L 33 Modern [1] Modern Physics- Introduction •“Modern” – • Introduction‐ quantum physics •By the end of the 19th century it seemed that • of all the laws of physics were known •The – planetary motion was understood – Photocells & intrusion detection devices –the laws of electricity and magnetism were known •The Bohr atom –the conservation principles were established – emission & absorption of radiation • However, there were a few problems where – LASERS didn’t seem to Sometimes light behaves like a and •It became obvious that Newton’s laws could sometimes particles behave like ! not explain phenomena at the level of atoms 1 2

ATOMS and classical physics Problems with Newton’s Laws

•Newton’s laws, which were so successful in allowing us to understand the behavior of big objects such as the motions of the planets, could not explain phenomena at the atomic level •This is not too surprising since Newton’s laws were discovered by considering the behavior of • In the classical picture, the electrons in atoms orbit around the nucleus just as the planets orbit around the Sun. macroscopic objects, like planets • However, the laws of and •Physical “laws” have a limited range of predict that an orbiting electron should continually radiate applicability, and must continually be tested electromagnetic waves, and very quickly the electron would loose all of its and collapse into the nucleus. to find their limitations, and then modified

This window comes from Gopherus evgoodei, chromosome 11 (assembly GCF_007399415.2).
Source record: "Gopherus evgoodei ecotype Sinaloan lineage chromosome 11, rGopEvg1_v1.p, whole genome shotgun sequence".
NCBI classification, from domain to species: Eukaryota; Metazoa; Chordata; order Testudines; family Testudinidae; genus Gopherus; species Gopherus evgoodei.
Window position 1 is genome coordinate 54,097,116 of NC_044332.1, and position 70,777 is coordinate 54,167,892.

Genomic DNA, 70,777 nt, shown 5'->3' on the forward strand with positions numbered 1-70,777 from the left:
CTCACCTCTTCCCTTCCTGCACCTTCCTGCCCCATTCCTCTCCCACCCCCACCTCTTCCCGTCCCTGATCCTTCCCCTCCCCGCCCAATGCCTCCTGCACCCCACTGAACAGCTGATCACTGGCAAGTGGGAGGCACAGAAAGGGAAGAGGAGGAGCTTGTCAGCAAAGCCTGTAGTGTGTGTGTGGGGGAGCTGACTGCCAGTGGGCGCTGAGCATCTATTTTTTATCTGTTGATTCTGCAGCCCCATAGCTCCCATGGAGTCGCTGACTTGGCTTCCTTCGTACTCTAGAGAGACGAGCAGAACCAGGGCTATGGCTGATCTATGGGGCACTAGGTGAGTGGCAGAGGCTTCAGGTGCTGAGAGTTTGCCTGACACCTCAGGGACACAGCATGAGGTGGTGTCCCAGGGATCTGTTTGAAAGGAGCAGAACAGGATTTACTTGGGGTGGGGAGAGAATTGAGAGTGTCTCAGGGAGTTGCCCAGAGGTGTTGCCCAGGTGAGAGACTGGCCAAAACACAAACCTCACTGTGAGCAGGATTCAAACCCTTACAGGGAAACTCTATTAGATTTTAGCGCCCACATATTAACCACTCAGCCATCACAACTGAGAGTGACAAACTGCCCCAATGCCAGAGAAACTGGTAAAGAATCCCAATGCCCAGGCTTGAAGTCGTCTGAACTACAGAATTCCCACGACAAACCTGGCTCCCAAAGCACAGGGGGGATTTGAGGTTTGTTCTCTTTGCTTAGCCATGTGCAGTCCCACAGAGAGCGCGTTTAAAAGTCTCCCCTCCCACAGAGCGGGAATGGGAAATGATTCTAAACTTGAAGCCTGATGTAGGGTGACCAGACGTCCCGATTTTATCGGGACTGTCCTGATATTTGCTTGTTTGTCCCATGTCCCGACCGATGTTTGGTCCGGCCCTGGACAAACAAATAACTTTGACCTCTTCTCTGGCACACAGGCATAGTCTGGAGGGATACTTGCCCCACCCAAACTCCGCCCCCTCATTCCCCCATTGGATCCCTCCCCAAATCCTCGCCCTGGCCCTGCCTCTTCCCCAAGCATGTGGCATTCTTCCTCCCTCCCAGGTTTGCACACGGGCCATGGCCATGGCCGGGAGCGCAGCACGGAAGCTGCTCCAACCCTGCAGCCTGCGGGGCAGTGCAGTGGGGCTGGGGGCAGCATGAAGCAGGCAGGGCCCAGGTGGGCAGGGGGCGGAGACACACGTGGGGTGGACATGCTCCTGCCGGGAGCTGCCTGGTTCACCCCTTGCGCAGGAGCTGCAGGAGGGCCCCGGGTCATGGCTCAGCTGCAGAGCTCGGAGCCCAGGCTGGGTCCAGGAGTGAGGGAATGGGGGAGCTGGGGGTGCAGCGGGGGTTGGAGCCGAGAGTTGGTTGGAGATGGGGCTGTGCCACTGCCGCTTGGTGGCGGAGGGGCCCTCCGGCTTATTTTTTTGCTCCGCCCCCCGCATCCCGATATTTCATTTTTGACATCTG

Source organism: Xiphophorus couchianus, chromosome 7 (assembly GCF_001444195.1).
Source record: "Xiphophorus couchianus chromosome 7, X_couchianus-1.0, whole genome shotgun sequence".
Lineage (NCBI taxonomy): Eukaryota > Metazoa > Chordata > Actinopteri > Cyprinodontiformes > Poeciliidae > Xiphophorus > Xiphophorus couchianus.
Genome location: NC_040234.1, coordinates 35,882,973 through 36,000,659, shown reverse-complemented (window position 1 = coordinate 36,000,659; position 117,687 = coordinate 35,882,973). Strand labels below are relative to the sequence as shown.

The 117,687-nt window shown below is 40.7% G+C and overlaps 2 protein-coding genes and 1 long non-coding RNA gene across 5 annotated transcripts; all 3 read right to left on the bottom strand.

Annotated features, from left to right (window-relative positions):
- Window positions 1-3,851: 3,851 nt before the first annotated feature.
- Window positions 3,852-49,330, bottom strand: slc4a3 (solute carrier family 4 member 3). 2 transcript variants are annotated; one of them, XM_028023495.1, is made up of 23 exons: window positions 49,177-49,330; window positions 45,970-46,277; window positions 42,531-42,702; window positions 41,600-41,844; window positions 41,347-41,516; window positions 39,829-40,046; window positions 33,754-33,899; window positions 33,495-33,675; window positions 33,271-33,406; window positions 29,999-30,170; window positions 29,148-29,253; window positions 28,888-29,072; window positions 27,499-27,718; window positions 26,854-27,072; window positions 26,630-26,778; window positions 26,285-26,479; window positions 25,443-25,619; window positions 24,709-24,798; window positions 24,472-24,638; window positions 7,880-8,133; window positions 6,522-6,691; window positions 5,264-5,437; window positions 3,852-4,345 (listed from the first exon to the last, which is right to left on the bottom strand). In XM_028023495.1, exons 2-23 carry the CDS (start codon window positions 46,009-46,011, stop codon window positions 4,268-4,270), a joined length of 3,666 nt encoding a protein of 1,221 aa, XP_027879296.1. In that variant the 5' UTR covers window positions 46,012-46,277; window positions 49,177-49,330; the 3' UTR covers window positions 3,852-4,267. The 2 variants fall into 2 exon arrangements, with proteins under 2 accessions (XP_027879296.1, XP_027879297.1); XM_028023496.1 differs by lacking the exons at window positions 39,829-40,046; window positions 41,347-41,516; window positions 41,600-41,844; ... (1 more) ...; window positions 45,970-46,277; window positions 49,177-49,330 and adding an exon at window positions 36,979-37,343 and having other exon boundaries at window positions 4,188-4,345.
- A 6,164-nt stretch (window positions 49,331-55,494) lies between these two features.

• Classically, there could be no atoms! 4 3

Newton’s laws fail at high velocities The failure of the “old” physics

accelerate to K measure v • We will now discuss an example of an effect that could not be explained by the pre- 20th century Classical prediction laws of physics. • The discovery of the correct explanation led to a Relativistic revolution in the way we think about light and prediction • Einstein showed , particles and waves that mass is not a constant, but • The new concepts also led to a revolution in depends on speed DATA technology that has changed our lives, e.g., the • As speed increases, c Electron velocity / semiconductor led to the introduction of the so does mass • Speed can never personal computes, cell phones, etc. exceed the speed Kinetic Energy (J) of light, c 6 5

1 The photoelectric effect- photons Details of a photocell photoelectrons LIGHT